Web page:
My understanding from the video is, Weights are scalar (single value) and one weight corresponds to one neuron. But in python implementation why are weights vectors ?

For example, W1_1 was taken as

[1

2]

Why ? and what does it mean ?

My understanding from the video is, Weights are scalar (single value) and one weight corresponds to one neuron. But in python implementation why are weights vectors ?

For example, W1_1 was taken as

[1

2]

Why ? and what does it mean ?

There is a weight value for each feature. Multiple features means multiple weights. They are represented as a vector.

When writing code, it is best to handle any situation.

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You may also watch the this video in C2 W1 starting from around 1:30 for an example of multiple weights in a neuron.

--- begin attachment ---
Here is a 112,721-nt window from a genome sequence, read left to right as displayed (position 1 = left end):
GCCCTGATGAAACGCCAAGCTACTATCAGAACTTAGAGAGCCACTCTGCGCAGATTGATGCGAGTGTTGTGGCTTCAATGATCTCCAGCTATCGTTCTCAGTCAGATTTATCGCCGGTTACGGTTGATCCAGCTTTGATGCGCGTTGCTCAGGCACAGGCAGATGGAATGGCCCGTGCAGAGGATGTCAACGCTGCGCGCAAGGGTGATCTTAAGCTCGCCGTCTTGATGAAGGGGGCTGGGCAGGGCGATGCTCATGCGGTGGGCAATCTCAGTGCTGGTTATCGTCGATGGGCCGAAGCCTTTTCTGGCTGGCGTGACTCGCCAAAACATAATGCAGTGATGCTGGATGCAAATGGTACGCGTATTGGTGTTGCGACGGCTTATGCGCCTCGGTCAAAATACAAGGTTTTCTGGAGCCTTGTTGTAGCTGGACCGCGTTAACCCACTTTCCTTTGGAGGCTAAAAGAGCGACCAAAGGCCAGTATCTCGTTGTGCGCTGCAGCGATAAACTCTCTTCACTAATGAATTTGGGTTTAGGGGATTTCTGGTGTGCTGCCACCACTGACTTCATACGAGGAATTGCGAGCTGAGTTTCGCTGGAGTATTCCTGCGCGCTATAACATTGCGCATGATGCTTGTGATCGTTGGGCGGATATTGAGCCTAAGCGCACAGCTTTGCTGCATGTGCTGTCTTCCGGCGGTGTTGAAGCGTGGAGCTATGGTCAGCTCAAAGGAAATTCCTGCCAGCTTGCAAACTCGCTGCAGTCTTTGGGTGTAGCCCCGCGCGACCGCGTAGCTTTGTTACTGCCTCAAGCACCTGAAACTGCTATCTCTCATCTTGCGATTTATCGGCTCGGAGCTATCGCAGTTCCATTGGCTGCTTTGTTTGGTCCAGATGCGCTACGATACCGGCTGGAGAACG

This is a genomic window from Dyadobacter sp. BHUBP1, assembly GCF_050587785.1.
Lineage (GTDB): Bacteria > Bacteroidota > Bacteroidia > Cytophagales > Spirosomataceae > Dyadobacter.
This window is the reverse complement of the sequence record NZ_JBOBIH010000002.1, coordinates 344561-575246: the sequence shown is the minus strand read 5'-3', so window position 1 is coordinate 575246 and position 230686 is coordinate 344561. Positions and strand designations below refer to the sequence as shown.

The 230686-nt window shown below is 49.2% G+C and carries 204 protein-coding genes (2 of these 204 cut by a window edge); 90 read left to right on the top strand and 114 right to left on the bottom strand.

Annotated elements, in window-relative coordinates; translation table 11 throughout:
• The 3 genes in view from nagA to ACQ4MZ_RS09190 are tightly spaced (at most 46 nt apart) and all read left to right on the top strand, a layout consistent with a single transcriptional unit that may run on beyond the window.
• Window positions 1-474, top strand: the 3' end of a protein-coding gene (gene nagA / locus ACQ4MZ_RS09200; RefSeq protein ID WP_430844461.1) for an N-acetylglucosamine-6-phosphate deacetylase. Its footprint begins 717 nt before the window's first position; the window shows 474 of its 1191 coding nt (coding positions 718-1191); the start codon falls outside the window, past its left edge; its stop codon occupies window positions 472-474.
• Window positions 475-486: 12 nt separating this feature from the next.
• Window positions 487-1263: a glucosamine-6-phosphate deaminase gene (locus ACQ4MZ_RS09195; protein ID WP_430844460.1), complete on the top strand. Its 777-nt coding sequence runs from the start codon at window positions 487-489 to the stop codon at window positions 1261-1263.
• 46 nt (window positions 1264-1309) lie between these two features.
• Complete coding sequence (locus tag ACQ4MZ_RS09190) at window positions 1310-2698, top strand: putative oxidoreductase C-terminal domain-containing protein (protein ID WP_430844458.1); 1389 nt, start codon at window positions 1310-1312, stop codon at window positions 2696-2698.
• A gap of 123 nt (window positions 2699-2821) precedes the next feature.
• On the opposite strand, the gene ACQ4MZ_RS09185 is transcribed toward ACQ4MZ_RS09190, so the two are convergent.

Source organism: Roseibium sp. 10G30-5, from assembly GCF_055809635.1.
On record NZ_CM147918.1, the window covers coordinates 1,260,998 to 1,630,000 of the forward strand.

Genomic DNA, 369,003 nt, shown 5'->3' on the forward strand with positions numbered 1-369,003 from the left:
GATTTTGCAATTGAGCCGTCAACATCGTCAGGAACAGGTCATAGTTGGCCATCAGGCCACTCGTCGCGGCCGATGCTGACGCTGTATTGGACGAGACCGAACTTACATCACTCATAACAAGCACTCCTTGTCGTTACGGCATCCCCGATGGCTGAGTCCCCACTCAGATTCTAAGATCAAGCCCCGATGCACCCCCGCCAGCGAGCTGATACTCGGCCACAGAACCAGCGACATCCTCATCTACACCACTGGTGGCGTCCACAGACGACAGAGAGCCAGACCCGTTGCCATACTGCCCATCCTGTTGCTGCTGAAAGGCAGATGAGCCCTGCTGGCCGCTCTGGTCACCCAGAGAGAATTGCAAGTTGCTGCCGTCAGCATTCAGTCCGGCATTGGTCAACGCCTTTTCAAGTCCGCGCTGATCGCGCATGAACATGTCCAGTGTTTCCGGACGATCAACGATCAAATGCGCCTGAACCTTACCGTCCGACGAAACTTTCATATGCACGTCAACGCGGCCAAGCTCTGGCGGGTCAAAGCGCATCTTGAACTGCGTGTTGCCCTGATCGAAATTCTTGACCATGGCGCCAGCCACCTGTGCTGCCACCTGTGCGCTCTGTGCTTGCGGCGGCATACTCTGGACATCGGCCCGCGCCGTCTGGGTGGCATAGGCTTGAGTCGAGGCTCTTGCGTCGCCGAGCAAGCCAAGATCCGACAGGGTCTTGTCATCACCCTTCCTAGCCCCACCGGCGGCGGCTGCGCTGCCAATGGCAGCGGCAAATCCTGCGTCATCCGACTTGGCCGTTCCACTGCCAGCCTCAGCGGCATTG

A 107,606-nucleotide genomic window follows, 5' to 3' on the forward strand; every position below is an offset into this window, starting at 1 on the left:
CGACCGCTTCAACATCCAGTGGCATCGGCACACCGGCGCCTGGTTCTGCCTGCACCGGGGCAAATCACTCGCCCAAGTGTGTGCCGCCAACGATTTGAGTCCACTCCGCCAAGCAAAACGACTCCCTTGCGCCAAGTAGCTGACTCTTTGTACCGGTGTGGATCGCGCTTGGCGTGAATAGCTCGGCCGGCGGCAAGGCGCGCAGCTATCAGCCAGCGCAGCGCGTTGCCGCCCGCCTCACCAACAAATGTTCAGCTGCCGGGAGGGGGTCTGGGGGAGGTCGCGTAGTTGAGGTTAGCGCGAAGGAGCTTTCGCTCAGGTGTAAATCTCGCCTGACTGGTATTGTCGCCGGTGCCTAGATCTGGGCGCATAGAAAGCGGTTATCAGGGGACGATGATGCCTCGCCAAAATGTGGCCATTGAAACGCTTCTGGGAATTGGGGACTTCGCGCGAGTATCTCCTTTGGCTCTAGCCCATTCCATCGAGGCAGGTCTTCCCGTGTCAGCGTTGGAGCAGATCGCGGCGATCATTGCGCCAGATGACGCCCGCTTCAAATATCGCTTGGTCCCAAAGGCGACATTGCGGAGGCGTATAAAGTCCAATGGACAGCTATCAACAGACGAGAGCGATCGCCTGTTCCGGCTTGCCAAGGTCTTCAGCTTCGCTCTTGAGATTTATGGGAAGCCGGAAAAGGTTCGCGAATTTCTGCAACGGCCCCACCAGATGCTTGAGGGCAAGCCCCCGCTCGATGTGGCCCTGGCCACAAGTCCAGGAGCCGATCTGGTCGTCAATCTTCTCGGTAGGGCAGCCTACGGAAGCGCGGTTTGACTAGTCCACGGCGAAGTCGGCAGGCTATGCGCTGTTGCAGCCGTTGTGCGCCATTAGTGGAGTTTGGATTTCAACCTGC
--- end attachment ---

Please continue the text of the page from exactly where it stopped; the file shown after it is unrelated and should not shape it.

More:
Any dense layer will have many neurons in it. For suppose we can take a dense layer with 25 neurons, where each neuron in that layer has its own w and b(bias). For suppose layer1 has 3 neurons then w1_1,w2_1 and w3_1 together make up a vector. Hence W is a vector.

And internally your input is a vector which is 2d. Hence each w1_1, w2_1 etcâ€¦ are also converted to 2d (vector representation) for uniformity.

Pls correct me if i am wrong.

A few points I think we can clarify:

- Any dense layer can have one or more neurons
- Each neuron in a layer has no or one bias b, and a set of weights. The number of weights is equal to the number of neurons in the last layer.
- When the â€ślastâ€ť layer has 3 neurons, then â€śthisâ€ť layerâ€™s neuron has a 1D vector of weights of length 3. If â€śthisâ€ť layer has 25 neurons, then â€śthisâ€ť layer has a 2D matrix of neurons of size 3 x 25.

Raymond